My name is Bobby Lee Curtis and many people have said I should write a book so I have. This is my story, about my path, the people, the moments, the shit that happens, and my pursuit of happiness. I have included pages straight from my journals, post cards, and letters I have received as well as stories I just like to tell. I want to share my rich life with you. This is the way I saw it. Things I can’t forget. Things I don’t want to forget.
I like to think of myself as a typical southerner, polite, charming sometimes, loyal and generous to a fault; a regular Blanche Devereaux. Oh those Golden Girls! I was born in late January, 1963. Being “White Trash” was not easy when I was growing up. Add an alcoholic widowed mother and seven kids. Now imagine us, in a small two bedroom wooden rundown house, all competing for one tiny bathroom with no shower. We did have a tub. Our dining room never was, until decades later when we did the transformation. It did duty as storage or an extra bedroom, really just one more room to throw beds in and piles of stuff. Our house was in Southern Maryland . We lived in a town called Woodland , about 15 miles south of Washington DC , the capitol.
Back then, people didn’t think too kindly about white trash. They still don’t, thanks to The Jerry Springer Show and my people strutting around on his stage showing off the few teeth they have left in their heads. For me, my childhood was fun, not all good of course and sometimes downright sad, but it was fun. We only had six blocks in our part of the woods. That was the extent of Woodland back then. Memories of my sister Cynthia Margaret ever having lived at the house are just not in my mind. To tell the truth, my brother Thomas Gene was just not there that much either. I filed him away in the back of my mind long ago.
Tommy had had something ticking in him for years. He was just horrible to us kids sometimes when he was there. He would always sleep late and when we woke him, he would line us up to bang our toes with a hammer to scare us into obeying. “Shut the fuck up!” he would scream. How in the world do you keep a house full of kids quiet when all we wanted was Captain Crunch and cartoons in the morning? My brother Stanley Douglas went into the Marine Corps early. It’s strange to look at Stanley ’s picture, side by side with my Daddy’s. The likeness is amazing. They looked like brothers. That had to be wild for Mom. He is so much our father in my mind.
For nearly twenty five years, my mother’s house was the place where I learned about life. It was the center of it all for me and I was safe. That time of my life remains on the top of my list of Good Places, that and Crescent Rock on Skyline Drive in Virginia . To sit there and look out over the world with the wind riding straight up the granite wall is something I will always crave. All of us kids and Momma grew up together in that little house. Even if I don’t somehow remember them all being there, I know they were. We were all happy. Well, almost always.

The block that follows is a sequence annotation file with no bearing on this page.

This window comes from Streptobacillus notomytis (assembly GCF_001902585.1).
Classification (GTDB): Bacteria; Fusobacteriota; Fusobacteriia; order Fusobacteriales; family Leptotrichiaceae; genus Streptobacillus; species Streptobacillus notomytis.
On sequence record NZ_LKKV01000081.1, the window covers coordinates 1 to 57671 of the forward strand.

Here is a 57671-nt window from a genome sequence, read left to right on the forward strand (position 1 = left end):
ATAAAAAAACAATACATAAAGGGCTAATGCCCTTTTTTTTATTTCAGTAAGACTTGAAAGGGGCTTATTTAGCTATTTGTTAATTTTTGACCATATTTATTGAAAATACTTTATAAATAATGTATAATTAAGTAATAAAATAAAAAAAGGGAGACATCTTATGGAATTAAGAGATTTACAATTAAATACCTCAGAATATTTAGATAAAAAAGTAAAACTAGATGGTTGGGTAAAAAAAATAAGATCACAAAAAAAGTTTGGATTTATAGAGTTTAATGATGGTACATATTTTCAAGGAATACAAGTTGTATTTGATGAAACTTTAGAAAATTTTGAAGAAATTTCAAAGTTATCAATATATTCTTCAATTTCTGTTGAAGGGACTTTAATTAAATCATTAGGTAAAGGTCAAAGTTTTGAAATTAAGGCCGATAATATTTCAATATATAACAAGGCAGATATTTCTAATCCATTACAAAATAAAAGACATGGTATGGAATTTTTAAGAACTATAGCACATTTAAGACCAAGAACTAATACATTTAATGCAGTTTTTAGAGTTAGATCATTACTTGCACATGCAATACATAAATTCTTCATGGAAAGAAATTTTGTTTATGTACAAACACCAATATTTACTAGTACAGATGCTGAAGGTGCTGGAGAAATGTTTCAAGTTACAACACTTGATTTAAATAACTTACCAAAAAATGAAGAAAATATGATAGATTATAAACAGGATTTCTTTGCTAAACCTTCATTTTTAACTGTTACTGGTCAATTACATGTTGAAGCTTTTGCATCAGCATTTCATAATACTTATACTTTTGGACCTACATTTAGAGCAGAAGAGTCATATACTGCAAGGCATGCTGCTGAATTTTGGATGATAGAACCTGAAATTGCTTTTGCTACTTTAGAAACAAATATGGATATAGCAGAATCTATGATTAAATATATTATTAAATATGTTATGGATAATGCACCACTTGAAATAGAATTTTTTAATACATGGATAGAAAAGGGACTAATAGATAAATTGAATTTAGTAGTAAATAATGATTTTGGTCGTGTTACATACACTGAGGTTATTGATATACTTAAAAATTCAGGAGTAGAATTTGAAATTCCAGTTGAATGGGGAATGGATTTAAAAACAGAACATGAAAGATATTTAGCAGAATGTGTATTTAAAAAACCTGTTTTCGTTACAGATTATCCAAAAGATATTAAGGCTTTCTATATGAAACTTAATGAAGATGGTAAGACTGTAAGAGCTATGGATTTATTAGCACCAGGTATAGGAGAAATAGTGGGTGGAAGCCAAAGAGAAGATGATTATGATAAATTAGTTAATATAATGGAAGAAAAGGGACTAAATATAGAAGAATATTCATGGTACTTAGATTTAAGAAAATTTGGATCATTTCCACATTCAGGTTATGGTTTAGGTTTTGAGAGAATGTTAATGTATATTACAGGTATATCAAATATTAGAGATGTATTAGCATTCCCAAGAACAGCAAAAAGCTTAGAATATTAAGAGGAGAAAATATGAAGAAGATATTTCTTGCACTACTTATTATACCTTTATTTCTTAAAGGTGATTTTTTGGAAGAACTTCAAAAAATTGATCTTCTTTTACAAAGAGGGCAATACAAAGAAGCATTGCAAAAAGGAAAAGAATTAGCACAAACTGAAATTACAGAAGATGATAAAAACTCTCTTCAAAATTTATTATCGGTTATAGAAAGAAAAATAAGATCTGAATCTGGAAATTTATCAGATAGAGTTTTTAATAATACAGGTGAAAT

& n b s p ; & nbsp; Some of the ways that shape the lives of white trash are so redneck. Throw in racism, and stupid ideas just seem to take over. Being Gay in that house called for me to be very resourceful. I know my baby sister Lorna Sue watched Kid and me through the key hole when I had my first bedroom alone. From early on in my life it was a secret. I always had to hide it. I now know I was aware, certainly, by twelve or thirteen years old in Junior High, around 7th grade.
& n b s p ; & nbsp; This tale is about the strange things we did to have fun. It’s about the times when we had no money, about being hungry, about eating bologna and cheese with mustard for dinner all the time. It’s hearing that damn gate screech every night of my life! “Run! Mom’s home…” Some parts aren’t happy and many are downright melancholy and frightening, but hey, it was our life.
White Trash is what we were. Where I grew up the people we knew were mostly Rednecks. Both of us were holdovers from what was once thought of as the Great South. We are the descendants of what were surely well known families somewhere, sometime. They are everywhere in our neck of the woods, old families.
Now don’t confuse Poor White Trash with Country folks. That’s different. White trash is a particular type, real lazy you see. They aren’t Hillbillies either. Those people live in the foothills of West Virginia , Virginia and PA. All poor people aren’t white trash and all white trash ain’t poor. As with every group, there are good ones and those not so good. Then there is “Trailer Trash,” which as everyone knows, sits right at the bottom of every list. I knew I had seen it all in DC. RCWT Get it? There sat a beautiful old stone Victorian home, near the Zoo, on a hilltop over looking Rock Creek Parkway . Damn if those people weren’t just Rich City White Trash with cars and shit all over that yard. Their mighty home was falling apart around them just like ours. Silly isn’t it? Maybe so, but it’s a large part of America I think. The best thing